5 of 9 people found the following review helpful
Justice done to Herge's masterpiece,
This review is from: The Adventures of Tintin: The Secret Of The Unicorn (Blu-ray 3D + Blu-ray + DVD + Digital Copy)  [Region Free] (Blu-ray)
With any transfer of a loved icon from ink and paper to celluloid or bytes, the most common issue is how closely the interpreter follows the style of the artist. Thankfully Steven Spielberg and Peter Jackson have created a beautiful homage to Herge that maintains the attention to detail and zippy worldliness of the original books whilst scripting it for a modern generation. Everything about this film is done with the ghost of the Belgian cartoonist never far away and it is to their credit that this retains the all-important feel of the comics. Without this, it could not be a Tintin film. Right from the beautiful opening sequence throughout the film, Tintin fans will smile at the incredible level of detail that the directors have brought to the screen.
The story itself is a mix of Herge's Secret Unicorn, Red Rackham's Treasure and more notably the Crab with the Golden Claws, moving from a nameless French/Belgian town to the North African Desert via a ship journey. The centerpiece of the film is the Karaboudjan ship, where Tintin meets Captain Haddock for the first time. He recounts his ancestor's fight with Red Rackham in a series of flashbacks about a naval battle that are beautifully done.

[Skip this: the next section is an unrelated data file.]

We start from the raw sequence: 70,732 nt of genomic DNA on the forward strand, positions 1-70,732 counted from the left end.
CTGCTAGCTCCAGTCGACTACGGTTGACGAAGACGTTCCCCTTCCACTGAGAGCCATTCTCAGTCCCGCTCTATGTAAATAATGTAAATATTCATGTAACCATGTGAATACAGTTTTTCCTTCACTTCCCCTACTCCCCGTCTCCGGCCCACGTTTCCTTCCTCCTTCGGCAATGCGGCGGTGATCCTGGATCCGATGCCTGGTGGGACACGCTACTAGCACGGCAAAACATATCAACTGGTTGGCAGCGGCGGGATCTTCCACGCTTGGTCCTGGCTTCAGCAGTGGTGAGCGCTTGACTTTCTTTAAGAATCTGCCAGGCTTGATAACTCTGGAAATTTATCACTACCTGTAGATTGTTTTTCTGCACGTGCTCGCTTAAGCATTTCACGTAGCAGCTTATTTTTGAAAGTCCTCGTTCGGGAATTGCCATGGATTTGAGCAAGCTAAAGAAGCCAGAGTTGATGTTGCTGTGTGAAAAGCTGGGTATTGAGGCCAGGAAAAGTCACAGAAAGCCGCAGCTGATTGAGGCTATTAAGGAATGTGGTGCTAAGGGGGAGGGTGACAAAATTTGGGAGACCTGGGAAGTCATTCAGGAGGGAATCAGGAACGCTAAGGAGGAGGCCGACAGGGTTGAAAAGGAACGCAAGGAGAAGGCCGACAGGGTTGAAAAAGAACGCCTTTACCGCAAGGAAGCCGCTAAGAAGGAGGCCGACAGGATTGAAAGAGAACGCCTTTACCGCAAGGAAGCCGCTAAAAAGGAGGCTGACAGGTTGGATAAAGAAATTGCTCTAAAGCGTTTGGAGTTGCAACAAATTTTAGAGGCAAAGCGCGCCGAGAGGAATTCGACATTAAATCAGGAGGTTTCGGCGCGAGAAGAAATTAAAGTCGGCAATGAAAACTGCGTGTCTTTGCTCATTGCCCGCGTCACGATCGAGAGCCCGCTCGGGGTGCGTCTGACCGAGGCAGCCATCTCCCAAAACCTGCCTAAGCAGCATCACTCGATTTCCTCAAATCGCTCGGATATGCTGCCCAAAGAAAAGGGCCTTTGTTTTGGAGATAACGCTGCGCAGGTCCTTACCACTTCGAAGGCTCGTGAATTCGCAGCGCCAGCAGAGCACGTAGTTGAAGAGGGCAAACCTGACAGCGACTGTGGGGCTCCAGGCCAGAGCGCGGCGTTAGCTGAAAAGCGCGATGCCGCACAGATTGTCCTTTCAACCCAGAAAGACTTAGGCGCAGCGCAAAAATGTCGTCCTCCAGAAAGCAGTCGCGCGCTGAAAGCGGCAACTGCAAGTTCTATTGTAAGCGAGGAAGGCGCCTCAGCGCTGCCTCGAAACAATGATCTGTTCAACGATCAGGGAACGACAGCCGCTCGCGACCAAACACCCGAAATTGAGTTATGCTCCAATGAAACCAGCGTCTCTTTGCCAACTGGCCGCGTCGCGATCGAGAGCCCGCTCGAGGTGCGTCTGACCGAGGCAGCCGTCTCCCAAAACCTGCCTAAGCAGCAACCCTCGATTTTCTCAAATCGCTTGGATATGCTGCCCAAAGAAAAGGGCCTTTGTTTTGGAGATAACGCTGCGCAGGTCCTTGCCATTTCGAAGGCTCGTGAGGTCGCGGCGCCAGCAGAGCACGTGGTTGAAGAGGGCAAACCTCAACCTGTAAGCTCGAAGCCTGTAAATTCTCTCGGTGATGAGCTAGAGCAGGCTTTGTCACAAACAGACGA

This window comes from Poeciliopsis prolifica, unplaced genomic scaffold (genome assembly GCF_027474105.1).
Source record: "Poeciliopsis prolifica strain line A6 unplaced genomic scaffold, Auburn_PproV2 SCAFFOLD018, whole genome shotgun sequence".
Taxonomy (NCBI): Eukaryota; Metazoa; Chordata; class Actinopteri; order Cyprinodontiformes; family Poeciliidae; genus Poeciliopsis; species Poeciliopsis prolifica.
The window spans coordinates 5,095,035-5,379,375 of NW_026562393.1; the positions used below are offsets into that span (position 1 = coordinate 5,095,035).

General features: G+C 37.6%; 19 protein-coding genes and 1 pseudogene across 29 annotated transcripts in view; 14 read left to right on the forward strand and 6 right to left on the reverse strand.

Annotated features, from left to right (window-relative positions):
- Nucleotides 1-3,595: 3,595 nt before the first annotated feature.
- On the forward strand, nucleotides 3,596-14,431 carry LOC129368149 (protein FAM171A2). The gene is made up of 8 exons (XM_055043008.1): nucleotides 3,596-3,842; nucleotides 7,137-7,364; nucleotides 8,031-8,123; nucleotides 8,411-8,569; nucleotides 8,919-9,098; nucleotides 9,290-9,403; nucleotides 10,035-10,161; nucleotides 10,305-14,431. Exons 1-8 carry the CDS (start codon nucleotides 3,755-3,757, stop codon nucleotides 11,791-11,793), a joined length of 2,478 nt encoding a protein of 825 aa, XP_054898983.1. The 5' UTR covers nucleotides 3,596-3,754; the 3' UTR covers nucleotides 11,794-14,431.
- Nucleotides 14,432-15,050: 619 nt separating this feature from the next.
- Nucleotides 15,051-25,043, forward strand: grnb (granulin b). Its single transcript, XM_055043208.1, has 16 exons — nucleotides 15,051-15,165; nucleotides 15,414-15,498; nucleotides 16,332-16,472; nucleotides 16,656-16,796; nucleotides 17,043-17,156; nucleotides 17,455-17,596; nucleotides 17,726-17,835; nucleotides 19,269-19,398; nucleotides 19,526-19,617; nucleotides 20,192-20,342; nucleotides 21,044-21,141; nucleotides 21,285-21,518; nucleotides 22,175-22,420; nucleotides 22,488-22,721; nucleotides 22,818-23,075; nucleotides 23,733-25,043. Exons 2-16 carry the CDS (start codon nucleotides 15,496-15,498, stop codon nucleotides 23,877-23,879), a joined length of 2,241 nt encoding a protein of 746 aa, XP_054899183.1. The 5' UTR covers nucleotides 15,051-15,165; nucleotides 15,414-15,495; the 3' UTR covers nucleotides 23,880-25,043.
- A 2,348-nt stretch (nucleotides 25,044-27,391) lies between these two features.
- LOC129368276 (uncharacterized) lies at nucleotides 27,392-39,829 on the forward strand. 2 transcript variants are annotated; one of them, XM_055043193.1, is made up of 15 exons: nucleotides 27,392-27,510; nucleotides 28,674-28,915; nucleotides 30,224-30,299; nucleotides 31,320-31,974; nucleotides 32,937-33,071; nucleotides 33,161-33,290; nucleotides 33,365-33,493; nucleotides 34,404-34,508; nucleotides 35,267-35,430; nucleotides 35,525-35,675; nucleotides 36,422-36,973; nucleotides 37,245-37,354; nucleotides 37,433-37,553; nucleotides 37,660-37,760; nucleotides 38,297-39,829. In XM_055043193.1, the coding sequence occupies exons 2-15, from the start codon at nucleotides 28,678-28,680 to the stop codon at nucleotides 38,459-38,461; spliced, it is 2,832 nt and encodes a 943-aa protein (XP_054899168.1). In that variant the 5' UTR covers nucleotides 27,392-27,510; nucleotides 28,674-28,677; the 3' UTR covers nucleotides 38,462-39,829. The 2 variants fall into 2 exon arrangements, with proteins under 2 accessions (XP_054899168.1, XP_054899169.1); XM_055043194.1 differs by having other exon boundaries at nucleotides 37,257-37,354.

Haddock himself, acted by motion capture expert Andy Serkis, provides comic relief without being too much of an annoying pain for adults and Jamie Bell's vocal portrayal of Tintin is about right. If there is a problem, it is that the villain Sakharine, played by Daniel Craig, is not convincing enough either as a character or in terms of the plot. It's a shame that the original Bird brothers from Secret of the Unicorn were not kept - they had an air of studied menace that would have translated much better than a figure who looked more likely to be inhabiting an Opium Den than a criminal mastermind. Furthermore, the comic duo of Thompson and Thomson seemed out of place and extraneous.
Spielberg gets to show off his directorial skill and the new technology he's trying at the film's climax with a sequence that couldn't possibly be done normally. It's exciting to watch for kids, but a Tintin purist like myself was baulking ever so slightly, thinking "this wouldn't be in a Tintin book". Fanboy misgivings aside, this is a small triumph that successfully brings Tintin, one of the great comic masterpieces of the 20th century, to a new generation whilst managing to satisfy the existing fans. Roll on the sequels.